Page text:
The Cardinals seem intent to add a centerpiece type player this offseason, and even though we've heard the same thing with relatively little action for the past two offseasons, let's give them the benefit of the doubt for the moment and assume they actually intent to do it.
They have two tactics at their disposal. First, they could add free agents, especially given their payroll is declining while their revenues - especially with a rich new TV contract kicking in - are soaring. They could also seek to acquire new, marquee talent via the trade market.
But will the Cardinals have any trade partners?
Pegasus is working on a series profiling prospective trade partners, which he led off of course with the Marlins, and has since moved on to the Blue Jays.
As he notes, the Marlins are a pretty clear match for the Cardinals, with The Fish needing to not just acquire talent for a rebuild, but shed a lot of payroll in the process. The Cardinals could help them on both counts. Of course, there is still uncertainty about the intentions of the new ownership group in Miami, but overall this looks like a potential trade partner.
The Blue Jays are a more uncertain match. Like the Cardinals, they are a club that has still been trying to win but now are struggling to reach the playoffs. They seem fairly likely to rebuild, but could also make another run.
That highlights a problem I see in the overall trade market: The majority of teams are either going all-in to make a playoff run now, or tearing down to rebuild. The preponderance of trades we've seen over the last 1-2 years have been stars-for-prospects swaps between teams on opposite sides of the Win Now window.
You rarely see a trade along the lines of Scott Rolen for Placido Polanco (and three pitchers). Yes, Rolen was approaching free agency and made it clear he didn't want to stay in Philly, but these were still teams with winning records swapping (mostly) major league talent.
The Cardinals do have the pieces to play contender in one of these stars for prospects swaps, if they're willing to give up some combination of Alex Reyes, Luke Weaver, Carson Kelly, or maybe something of the Flaherty, Alcantara, Delvin Perez ilk.
But they will not only have to deal from the upper-level prospect bank, they'll have to find a match with one of the rebuilding teams who hasn't already been picked-over the way clubs like the White Sox and Phillies have. So they'll have to hope clubs like the Marlins and Blue Jays enter the rebuilding mix and hope they're interested in the handful of upper-level prospects the Cardinals are willing to deal.
That means the Cardinals are probably looking at a pretty small number of potential trade partners and deals.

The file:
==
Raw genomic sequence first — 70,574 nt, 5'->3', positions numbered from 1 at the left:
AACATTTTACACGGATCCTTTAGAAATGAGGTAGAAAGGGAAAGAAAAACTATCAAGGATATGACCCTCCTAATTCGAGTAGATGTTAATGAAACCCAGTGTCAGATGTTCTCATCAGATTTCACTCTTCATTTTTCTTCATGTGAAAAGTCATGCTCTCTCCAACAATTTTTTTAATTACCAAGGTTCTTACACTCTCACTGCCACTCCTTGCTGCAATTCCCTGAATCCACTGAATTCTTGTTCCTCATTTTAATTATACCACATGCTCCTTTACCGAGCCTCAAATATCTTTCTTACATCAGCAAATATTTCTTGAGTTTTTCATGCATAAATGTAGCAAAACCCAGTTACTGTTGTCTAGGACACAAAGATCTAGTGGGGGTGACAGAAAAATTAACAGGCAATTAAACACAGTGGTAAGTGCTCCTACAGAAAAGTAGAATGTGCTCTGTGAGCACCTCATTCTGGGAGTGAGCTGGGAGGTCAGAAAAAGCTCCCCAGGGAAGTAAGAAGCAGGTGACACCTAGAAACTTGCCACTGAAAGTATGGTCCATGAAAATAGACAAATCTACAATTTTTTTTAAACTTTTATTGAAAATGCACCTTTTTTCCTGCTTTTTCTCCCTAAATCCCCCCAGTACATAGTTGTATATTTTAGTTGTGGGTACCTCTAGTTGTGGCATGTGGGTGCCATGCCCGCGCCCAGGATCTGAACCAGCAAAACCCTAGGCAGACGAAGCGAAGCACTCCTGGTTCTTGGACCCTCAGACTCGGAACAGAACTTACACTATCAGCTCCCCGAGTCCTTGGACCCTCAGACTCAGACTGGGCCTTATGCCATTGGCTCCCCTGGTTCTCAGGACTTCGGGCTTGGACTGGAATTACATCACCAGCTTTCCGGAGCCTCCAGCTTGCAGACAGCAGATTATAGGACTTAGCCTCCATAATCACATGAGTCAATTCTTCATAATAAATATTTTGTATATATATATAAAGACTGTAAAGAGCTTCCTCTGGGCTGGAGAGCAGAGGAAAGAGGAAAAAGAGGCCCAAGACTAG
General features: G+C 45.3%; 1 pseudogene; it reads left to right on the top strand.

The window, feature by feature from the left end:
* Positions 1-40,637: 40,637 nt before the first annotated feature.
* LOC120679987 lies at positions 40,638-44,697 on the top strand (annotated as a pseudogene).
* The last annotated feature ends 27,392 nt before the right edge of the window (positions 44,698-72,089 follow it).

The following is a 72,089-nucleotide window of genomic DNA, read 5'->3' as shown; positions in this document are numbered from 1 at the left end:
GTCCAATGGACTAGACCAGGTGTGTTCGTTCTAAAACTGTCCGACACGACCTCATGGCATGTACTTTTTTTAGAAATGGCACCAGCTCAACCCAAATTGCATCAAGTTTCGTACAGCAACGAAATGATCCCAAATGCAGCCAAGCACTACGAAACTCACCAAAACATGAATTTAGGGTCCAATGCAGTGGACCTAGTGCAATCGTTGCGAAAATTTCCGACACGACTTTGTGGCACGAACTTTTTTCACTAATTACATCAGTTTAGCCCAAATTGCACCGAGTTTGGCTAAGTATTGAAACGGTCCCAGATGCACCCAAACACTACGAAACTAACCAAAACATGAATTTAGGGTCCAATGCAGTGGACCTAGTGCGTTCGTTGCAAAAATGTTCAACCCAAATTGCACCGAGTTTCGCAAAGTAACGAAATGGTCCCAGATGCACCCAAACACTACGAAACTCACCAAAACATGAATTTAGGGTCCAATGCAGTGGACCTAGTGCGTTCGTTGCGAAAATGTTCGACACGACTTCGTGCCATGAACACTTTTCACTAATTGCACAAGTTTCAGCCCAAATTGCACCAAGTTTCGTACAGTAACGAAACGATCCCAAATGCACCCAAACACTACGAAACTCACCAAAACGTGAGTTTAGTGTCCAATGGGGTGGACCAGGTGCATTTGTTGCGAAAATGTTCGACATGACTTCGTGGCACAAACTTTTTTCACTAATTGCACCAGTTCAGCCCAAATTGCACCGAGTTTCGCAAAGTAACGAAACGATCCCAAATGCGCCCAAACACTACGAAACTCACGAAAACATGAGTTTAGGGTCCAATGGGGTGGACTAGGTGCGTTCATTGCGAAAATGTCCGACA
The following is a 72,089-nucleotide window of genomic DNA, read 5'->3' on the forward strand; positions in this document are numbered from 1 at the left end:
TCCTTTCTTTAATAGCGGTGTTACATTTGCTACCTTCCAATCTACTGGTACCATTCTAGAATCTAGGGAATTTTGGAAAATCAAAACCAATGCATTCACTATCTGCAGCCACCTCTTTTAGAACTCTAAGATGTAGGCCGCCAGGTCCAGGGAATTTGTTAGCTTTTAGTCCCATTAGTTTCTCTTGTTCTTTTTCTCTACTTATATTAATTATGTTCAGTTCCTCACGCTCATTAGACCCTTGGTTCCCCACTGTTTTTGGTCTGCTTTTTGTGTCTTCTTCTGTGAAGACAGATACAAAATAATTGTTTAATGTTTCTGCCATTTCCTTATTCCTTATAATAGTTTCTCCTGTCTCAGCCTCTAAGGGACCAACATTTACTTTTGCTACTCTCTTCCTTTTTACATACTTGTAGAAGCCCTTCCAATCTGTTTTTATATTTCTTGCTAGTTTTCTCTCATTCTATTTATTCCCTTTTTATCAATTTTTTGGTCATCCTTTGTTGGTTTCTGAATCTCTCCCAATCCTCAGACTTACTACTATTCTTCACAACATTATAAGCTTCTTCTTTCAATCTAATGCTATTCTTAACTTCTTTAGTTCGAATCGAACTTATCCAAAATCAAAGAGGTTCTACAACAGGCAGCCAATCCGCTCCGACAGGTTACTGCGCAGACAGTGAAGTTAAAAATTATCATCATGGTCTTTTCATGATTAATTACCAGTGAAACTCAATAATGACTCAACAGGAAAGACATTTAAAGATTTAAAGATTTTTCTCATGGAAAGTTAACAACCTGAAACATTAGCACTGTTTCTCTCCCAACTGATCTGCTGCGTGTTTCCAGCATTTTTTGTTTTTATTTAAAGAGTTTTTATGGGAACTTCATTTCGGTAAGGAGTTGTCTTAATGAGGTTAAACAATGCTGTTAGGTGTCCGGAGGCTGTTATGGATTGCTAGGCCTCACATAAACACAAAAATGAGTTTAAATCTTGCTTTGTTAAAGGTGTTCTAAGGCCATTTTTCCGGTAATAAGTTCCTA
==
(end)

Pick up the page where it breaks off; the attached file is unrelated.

It also makes me skeptic they will have much luck dealing with another problem this offseason, which Bernie recently pegged as too many Cardinals. The team's recent tactic to raise the floor by hoarding 2-3 win players, and their success turning somewhat later-round draft picks into serviceable major leaguers, has left the team with a glut of players who are worth a spot in the back-half of a 25-man roster but nowhere to put them.
This is of course most apparent in the outfield. Pham and Fowler clearly stand above as starters, but that still leaves a grab-bag of Grichuk, Piscotty, Martinez, Bader and all the guys piled up just behind Bader.
These guys all have value, as 4th and 5th outfielder types, with maybe some hope to rise a bit above that. But where is the demand for this kind of player? Teams like the Reds are just looking for warm bodies to fill their outfield. Sure, one of these guys could do that, but they aren't going to give up more than a case of beer to acquire them. And it's hard to imagine them garnering much interest from the juggernauts like the Dodgers or Astros.
The Cardinals have lost some worthwhile talent to the Rule 5 draft in the past two seasons, and stand to do so again if they can't clear enough space in the 40-man roster. They have hoarded 2-3 WAR talent, and that has provided them valuable and sometimes unexpected replacement parts when projected starters have underperformed. But it has also left them overstocked, with players that are unlikely to garner much value in a trade and may just need to be dumped.
It's probably a fool's errand to try to project what the trade market will be like overall, let alone guess at what specific trades might be possible. But with so many teams either playing-to-win or rebuilding, and the Cardinals one of the very only teams in-between, I think they will find it harder than ever to find trade partners.